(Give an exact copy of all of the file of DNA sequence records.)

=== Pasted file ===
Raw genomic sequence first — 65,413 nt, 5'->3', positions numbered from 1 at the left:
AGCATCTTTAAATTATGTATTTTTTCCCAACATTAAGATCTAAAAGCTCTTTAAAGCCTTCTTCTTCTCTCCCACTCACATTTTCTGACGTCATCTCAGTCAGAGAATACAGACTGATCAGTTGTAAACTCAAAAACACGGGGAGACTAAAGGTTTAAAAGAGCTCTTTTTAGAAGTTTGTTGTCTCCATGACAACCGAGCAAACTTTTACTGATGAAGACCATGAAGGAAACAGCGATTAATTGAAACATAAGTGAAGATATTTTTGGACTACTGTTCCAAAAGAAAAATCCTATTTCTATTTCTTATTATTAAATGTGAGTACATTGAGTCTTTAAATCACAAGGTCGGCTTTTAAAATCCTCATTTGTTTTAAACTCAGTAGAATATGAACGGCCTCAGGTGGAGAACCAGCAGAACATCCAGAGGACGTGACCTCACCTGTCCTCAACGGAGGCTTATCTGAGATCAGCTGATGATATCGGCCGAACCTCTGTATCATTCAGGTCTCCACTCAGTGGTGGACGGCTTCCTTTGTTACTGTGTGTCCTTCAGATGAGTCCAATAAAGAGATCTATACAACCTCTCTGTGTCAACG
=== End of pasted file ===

Raw genomic sequence first — 65,413 nt, 5'->3', positions numbered from 1 at the left:
AGCATCTTTAAATTATGTATTTTTTCCCAACATTAAGATCTAAAAGCTCTTTAAAGCCTTCTTCTTCTCTCCCACTCACATTTTCTGACGTCATCTCAGTCAGAGAATACAGACTGATCAGTTGTAAACTCAAAAACACGGGGAGACTAAAGGTTTAAAAGAGCTCTTTTTAGAAGTTTGTTGTCTCCATGACAACCGAGCAAACTTTTACTGATGAAGACCATGAAGGAAACAGCGATTAATTGAAACATAAGTGAAGATATTTTTGGACTACTGTTCCAAAAGAAAAATCCTATTTCTATTTCTTATTATTAAATGTGAGTACATTGAGTCTTTAAATCACAAGGTCGGCTTTTAAAATCCTCATTTGTTTTAAACTCAGTAGAATATGAACGGCCTCAGGTGGAGAACCAGCAGAACATCCAGAGGACGTGACCTCACCTGTCCTCAACGGAGGCTTATCTGAGATCAGCTGATGATATCGGCCGAACCTCTGTATCATTCAGGTCTCCACTCAGTGGTGGACGGCTTCCTTTGTTACTGTGTGTCCTTCAGATGAGTCCAATAAAGAGATCTATACAACCTCTCTGTGTCAACG